"The arguments made by the nationalists - those unequivocally opposed to secession – appear to be based on semantics and impassioned extrapolations of words and phrases that prove little or nothing at all. While a multitude of reasoned opinions (and some more emotional than logical) existed during the Constitutional Convention in Philadelphia regarding state sovereignty vis-à-vis the formative governing document, the Constitution was “remarkable for its ambiguity on many substantive matters, none more fateful than its silence on this crucial question [the legality of secession].” [ Kenneth M. Stampp, “The Concept of a Perpetual Union,” The Journal of American History, Vol.65, No.1 (June, 1978): 5.]

      Yet the totality of the founding documents of the United States of America – the Declaration of Independence, the Articles of Confederation, and the Constitution (in particular, its Tenth Amendment), augmented by the penetrating and convincing arguments supplied by Thomas Jefferson and James Madison (at least in this particular incarnation), provide a formidable case for the legality of secession. As Professor Kenneth M. Stampp notes, the “case for state sovereignty and the constitutional right of secession had flourished for forty years before a comparable case for a perpetual union had been devised…”

      This same could be said for every post by JW on EPJ that I've seen that they "... appear to be based on semantics and impassioned extrapolations of words and phrases that prove little or nothing at all."

    5. Your inability to understand a document as simple as the US Constitution would be funny if it wasn't so sad. And terrifying. The fact that ignorant pseudo intellectual fucktards like you can access the internet scares me.

      JWolf- retarded troll. See You Next Tuesday (I bet it is too stupid to figure out what that means!)

    6. No, he probably means intentionally targeting civilian homes and towns and burning them to the ground when they served no military target, raping women, stealing from the women and children, etc

    7. So, the Constitution gives the president the power to raise an army without Congresional approval and use it to invade states without congressional approval in order to wage total war on the citizens of those states. Interesting.

    8. “They asked me who my master was,” recounted Fanny Carr on her confrontation with the Yankee soldiers. “I said I had no master, that I was a free colored woman.” Fanny Carr, a resident of Alexandria, Louisiana, though born a slave had been free for more than twenty years. The widow stayed in her own home on the outskirts of town with a grown daughter, Catherine. Catherine, also free, worked as a domestic for a neighbor, Mrs. Thomas C. Manning. The Carrs kept farm animals for their own use. Their frame dwelling was proudly maintained and filled with prized household possessions. Fanny cherished the watch left by her husband, and young Catherine took special pride in her bonnets and jewelry. Mother and daughter were respected members of the community. Thomas Manning, associate justice of the state supreme court, characterized them as “truthful and industrious people.”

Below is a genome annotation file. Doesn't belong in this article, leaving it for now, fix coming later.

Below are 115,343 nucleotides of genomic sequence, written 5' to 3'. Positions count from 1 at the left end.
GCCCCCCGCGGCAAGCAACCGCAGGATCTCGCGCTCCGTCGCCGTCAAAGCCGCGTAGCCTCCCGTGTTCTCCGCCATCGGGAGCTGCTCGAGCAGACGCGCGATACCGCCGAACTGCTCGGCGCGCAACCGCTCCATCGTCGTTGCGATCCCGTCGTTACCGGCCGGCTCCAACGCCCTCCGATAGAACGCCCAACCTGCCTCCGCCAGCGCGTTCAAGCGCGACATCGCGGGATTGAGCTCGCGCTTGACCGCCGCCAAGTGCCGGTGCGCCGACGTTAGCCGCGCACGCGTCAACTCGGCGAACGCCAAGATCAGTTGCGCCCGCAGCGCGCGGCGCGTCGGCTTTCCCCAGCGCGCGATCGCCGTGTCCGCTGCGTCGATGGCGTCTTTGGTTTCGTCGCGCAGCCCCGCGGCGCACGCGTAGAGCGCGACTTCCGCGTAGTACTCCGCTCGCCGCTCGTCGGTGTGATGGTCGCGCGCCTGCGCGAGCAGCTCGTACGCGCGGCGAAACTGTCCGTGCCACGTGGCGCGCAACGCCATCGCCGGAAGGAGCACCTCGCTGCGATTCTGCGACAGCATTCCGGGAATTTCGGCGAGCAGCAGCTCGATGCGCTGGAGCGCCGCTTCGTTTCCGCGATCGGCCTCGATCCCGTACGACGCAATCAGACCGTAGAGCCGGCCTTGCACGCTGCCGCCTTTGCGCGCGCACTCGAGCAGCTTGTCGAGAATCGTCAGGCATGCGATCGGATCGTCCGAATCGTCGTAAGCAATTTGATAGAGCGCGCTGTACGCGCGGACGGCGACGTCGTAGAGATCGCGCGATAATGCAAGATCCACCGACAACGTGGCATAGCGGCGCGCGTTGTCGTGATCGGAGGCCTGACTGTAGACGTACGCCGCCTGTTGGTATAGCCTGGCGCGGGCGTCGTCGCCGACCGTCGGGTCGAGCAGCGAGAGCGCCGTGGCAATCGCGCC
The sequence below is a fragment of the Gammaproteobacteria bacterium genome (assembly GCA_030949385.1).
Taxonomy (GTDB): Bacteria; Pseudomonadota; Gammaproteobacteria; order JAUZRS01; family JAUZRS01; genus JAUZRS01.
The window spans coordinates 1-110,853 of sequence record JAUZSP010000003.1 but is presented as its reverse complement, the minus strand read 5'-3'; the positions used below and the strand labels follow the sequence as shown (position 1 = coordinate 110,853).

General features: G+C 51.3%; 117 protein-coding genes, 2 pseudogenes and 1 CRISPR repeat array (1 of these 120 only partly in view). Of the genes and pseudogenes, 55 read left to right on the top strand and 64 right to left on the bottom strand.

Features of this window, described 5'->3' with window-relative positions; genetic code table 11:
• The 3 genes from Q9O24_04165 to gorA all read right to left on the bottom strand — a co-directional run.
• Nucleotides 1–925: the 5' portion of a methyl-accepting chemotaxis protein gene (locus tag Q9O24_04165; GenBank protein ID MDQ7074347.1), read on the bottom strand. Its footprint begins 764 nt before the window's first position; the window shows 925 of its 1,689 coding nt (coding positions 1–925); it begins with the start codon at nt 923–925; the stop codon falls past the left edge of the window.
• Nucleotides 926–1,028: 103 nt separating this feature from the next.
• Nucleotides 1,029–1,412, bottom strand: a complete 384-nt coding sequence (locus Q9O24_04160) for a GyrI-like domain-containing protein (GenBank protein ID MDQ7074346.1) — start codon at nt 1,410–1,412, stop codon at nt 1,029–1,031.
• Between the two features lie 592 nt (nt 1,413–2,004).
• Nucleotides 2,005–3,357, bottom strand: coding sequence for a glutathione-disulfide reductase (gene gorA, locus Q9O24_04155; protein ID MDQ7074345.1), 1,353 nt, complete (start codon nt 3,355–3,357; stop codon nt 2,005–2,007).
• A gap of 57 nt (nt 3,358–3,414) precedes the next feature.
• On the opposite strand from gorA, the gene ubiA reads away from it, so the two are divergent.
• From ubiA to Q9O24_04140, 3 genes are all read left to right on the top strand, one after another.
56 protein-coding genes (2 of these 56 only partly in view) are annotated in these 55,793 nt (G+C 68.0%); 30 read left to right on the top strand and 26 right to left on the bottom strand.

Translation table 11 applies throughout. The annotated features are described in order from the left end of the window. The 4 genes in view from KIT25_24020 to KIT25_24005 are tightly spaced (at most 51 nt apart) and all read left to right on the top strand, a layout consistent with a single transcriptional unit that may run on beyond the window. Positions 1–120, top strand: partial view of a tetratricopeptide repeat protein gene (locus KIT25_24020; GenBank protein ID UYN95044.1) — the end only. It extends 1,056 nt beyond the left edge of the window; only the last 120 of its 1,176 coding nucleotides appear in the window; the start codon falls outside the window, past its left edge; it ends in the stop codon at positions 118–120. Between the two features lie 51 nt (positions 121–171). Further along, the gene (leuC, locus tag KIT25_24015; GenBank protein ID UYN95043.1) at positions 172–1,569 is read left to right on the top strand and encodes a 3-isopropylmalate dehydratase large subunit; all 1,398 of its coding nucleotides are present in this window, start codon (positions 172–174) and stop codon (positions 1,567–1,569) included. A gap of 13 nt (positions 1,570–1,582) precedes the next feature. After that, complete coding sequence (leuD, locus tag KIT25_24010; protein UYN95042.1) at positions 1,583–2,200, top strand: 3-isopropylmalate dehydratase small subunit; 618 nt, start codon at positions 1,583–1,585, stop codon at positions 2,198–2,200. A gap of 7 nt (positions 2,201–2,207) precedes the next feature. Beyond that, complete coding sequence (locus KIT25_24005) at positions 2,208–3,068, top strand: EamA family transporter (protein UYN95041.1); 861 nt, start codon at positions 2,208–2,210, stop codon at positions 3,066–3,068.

The blue-clad invaders arrived in Alexandria in mid-March 1864 and immediately began plundering the town. “On seeing me they asked who I was,” said Fanny. When she tried to make them understand that she was free, they called her a liar. When she said that the house belonged to her and to no one else, “they cursed me and called me a liar again, and said niggers could not own property in this State.”
      “They commenced pillaging the house,” said Fanny. “I begged them to stop.” It was no use. Taken from the home were her silverware, plates, tablecloths, sheets, and mirrors, along with her and Catherine’s clothes. Expensive woolens and linens were stolen, “and my husband’s gold watch,” said Fanny, “which I minded more than the clothes.” All their food supply disappeared, along with the poultry and a hog. A store of lumber she had accumulated was chopped to pieces. The vandals then proceeded to pull down the house itself, even taking bricks from the chimney.
      Fanny was literally left with nothing but the clothes on her back. She later saw her stolen garments being given by the troops “to one of their colored women and a white woman who came off one of the gunboats in the river just in front of the town.”
      Catherine had been at work when the invaders came and did not get home until the next day. Furious over the theft and destruction, she stormed to the headquarters of Brig. Gen. Joseph Mower. “The Yankees said we should not have our things back; that they knew they were not ours, for colored people were not allowed to own so much property down here. I told them they did belong to us,” insisted Catherine. She then asked Col. William T. Shaw for provisions since his soldiers had taken all that she and her mother had to live on. “They wanted me to go away with them.” When she refused, Shaw sarcastically replied “that if I wanted to stay down here I could get the Rebels to feed me.” She told him the rebels would feed her, and she would not go off with Yankees.’


  2. Great post.


    Ignore it, or ban it. It is too stupid to see how stupid it is.

  3. When Lincoln took the presidential oath in 1861, letting the lower South secede in peace was a viable antislavery option. At the moment of Lincoln’s inauguration the Union still retained more slave states than had left. Radical abolitionists, such as William Lloyd Garrison, had traditionally advocated northern secession from the South. They felt that this best hastened the destruction of slavery by allowing the Free states to get out from under the Constitution’s fugitive slave provision. Passionately opposing slavery and simultaneously favoring secession are therefore quite consistent. Yet hardly any modern account of the Union’s fiery conflagration even acknowledges this untried alternative.